South Korea’s $32 Million Penalty to Google
South Korea, Aphabet Inc. fined its own Google company $32 million for squeezing its local competitor using its influence in the mobile app market.
In a statement from the South Korean Fair Trade Commission, Google’s NCSoft Corp, Netmarble Corp. and some small Chinese game companies to publish their new games and their support for these games specifically to the Google Play Store.
In the statement, it was noted that it is vital for these companies to open up to overseas markets that Google makes their games visible by placing their games at the top of the search engine in places where the visibility of these game companies is low.
The commission stated that Google prevented One Store from incorporating new games from 2016, when it started operations in South Korea, to 2018, increasing its revenues up to 1.8 trillion won in this way.
Yu Seong Wook, director-general of the Commission’s Anti-Monopoly Office, said that Google’s activities were separated from normal market activities. “Google’s intention was to take the One Store out of the market, which it saw as a strong competitor.” used the phrases.
Google, which controls 3/4 of the country’s mobile app market, denied these claims.
“Open platforms give developers control over how they distribute their applications. Google invests a significant amount in the success of these developers. Therefore, we do not accept the conclusion of the Trade Commission.” expressions were used.
GOOGLE CHARGED OF UNFAIR COMPETITION
In 2016, the EU accused Google of dominating the market with its Android operating system and violating competition rules. The accusation stemmed from Google offering its own search and various other apps installed on Android devices.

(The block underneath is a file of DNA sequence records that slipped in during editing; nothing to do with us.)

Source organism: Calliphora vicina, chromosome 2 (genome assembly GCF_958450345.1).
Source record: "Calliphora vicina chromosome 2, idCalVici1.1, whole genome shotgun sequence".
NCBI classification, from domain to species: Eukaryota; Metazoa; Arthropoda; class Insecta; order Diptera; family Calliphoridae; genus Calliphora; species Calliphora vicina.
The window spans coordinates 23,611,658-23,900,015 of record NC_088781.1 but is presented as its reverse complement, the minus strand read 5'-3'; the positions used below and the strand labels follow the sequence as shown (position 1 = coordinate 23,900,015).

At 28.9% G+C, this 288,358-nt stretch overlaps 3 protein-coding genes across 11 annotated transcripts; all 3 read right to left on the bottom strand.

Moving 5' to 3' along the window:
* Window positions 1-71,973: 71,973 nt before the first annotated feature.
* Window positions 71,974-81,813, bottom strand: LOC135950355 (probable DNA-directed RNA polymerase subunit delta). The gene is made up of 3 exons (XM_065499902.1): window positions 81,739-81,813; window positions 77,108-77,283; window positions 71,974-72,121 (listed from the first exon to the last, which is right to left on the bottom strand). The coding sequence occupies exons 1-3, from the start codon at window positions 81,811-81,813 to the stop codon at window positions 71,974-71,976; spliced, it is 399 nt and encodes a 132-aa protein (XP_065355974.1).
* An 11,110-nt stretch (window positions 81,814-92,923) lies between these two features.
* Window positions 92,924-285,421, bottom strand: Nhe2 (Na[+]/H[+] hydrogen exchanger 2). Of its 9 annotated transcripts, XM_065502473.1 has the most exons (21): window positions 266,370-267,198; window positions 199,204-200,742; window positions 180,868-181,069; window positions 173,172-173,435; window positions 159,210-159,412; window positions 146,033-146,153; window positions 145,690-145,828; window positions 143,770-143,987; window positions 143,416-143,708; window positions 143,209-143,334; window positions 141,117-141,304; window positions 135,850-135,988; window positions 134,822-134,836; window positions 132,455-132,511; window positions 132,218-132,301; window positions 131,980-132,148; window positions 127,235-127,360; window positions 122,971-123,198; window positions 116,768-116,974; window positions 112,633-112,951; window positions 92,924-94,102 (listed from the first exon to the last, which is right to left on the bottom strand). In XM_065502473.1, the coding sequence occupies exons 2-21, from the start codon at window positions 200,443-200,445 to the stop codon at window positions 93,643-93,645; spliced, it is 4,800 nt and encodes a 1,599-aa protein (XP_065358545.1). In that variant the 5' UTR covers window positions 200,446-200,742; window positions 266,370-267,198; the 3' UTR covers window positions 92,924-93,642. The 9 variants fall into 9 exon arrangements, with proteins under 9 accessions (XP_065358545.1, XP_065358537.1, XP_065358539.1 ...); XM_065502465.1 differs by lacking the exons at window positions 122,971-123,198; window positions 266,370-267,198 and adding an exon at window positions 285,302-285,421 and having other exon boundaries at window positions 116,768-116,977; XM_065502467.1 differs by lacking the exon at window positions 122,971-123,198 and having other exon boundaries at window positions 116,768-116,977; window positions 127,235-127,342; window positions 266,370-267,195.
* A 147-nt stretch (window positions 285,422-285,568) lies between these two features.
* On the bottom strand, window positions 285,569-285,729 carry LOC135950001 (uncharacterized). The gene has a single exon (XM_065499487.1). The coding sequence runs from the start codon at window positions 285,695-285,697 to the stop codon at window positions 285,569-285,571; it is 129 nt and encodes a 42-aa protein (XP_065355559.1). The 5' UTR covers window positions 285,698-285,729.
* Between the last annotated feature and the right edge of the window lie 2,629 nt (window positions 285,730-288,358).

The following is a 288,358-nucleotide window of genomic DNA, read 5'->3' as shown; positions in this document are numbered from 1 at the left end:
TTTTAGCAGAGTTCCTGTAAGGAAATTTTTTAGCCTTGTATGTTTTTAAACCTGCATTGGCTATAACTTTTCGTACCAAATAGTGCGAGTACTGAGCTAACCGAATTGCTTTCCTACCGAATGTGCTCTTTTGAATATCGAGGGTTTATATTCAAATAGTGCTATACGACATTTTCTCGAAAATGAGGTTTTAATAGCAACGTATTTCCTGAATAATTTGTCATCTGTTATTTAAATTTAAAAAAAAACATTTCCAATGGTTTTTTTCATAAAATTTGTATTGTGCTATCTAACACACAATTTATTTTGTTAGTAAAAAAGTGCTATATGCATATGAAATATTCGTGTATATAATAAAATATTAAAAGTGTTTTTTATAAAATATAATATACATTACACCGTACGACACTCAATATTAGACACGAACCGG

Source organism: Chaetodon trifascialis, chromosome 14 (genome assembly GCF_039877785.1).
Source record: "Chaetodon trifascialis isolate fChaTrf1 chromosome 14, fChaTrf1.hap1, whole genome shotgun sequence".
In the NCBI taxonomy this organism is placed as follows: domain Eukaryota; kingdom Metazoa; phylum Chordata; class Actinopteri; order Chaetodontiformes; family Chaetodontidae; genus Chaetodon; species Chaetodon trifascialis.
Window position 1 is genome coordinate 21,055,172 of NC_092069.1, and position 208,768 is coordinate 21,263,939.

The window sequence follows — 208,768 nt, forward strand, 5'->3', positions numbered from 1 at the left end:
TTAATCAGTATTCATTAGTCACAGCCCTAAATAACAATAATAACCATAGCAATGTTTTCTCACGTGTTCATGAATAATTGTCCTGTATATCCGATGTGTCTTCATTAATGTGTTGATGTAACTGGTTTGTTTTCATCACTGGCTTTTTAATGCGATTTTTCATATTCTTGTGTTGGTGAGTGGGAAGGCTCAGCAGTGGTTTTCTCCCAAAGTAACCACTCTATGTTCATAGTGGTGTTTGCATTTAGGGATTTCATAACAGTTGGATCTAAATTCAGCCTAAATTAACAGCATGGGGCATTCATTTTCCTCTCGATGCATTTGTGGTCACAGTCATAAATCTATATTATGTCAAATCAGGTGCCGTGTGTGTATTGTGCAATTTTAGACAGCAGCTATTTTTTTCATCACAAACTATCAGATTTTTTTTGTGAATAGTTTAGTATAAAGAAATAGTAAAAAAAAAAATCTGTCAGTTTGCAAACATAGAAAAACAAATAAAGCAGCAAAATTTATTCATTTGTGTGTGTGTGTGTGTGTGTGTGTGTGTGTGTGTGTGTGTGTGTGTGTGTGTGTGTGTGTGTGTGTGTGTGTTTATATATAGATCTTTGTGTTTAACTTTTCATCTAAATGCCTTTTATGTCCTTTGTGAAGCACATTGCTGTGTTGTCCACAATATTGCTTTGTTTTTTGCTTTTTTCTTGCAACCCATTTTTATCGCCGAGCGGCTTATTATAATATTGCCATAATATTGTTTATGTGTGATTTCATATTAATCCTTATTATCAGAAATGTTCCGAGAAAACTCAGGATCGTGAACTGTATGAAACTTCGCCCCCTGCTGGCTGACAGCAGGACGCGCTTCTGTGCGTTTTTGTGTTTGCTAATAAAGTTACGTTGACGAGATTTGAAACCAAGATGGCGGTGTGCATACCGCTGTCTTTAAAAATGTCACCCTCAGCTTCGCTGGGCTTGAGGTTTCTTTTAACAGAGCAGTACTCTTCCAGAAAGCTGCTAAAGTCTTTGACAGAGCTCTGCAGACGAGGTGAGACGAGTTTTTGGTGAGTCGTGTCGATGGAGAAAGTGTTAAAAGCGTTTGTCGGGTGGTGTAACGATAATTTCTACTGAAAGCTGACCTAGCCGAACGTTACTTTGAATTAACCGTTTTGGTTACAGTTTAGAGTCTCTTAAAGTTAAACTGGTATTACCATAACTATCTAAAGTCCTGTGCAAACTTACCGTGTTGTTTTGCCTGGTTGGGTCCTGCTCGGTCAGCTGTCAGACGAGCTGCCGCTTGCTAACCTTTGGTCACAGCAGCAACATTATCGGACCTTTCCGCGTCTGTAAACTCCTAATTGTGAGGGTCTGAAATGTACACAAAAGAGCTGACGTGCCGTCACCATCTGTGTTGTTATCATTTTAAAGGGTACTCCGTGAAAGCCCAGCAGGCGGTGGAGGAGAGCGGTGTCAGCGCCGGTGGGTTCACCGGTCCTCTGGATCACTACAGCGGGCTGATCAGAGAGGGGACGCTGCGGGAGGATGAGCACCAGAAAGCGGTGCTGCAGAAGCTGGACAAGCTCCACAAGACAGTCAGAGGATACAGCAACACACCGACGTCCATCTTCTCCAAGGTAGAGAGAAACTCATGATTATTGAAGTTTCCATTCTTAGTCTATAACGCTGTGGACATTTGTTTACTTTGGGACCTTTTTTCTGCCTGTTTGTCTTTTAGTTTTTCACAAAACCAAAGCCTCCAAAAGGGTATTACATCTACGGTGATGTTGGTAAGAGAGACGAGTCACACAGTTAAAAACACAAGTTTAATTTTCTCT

The EU investigation revealed that Google’s contracts with various device manufacturers forced Google search, the Play Store and the Chrome browser to preload, and paid some phone manufacturers if they preloaded Google search.
In 2018, the EU fined Google 4.34 billion euros for abusing market dominance in the Android operating system.
Objecting to the penalty in question, Google initiated legal proceedings. In September, the EU court upheld the EU Commission’s decision that Google violated competition rules in its Android operating system, with a slight reduction in the fine.
The court reduced the commission’s fine of 4 billion 340 million euros to 4 billion 125 million euros, and Google announced that it would appeal the court decision.
Decisions of the EU General Court can be taken to the European Court of Justice for legality review.
OTHER PENALTY OF THE EU TO GOOGLE
In 2018, the EU fined Google 4.34 billion euros for abusing market dominance in the Android operating system. In addition, the EU fined Google 1.49 billion euros in 2019 for abusing market dominance in its advertising service AdSense.
The EU fined Google over 8 billion euros in 2017-2019 filings.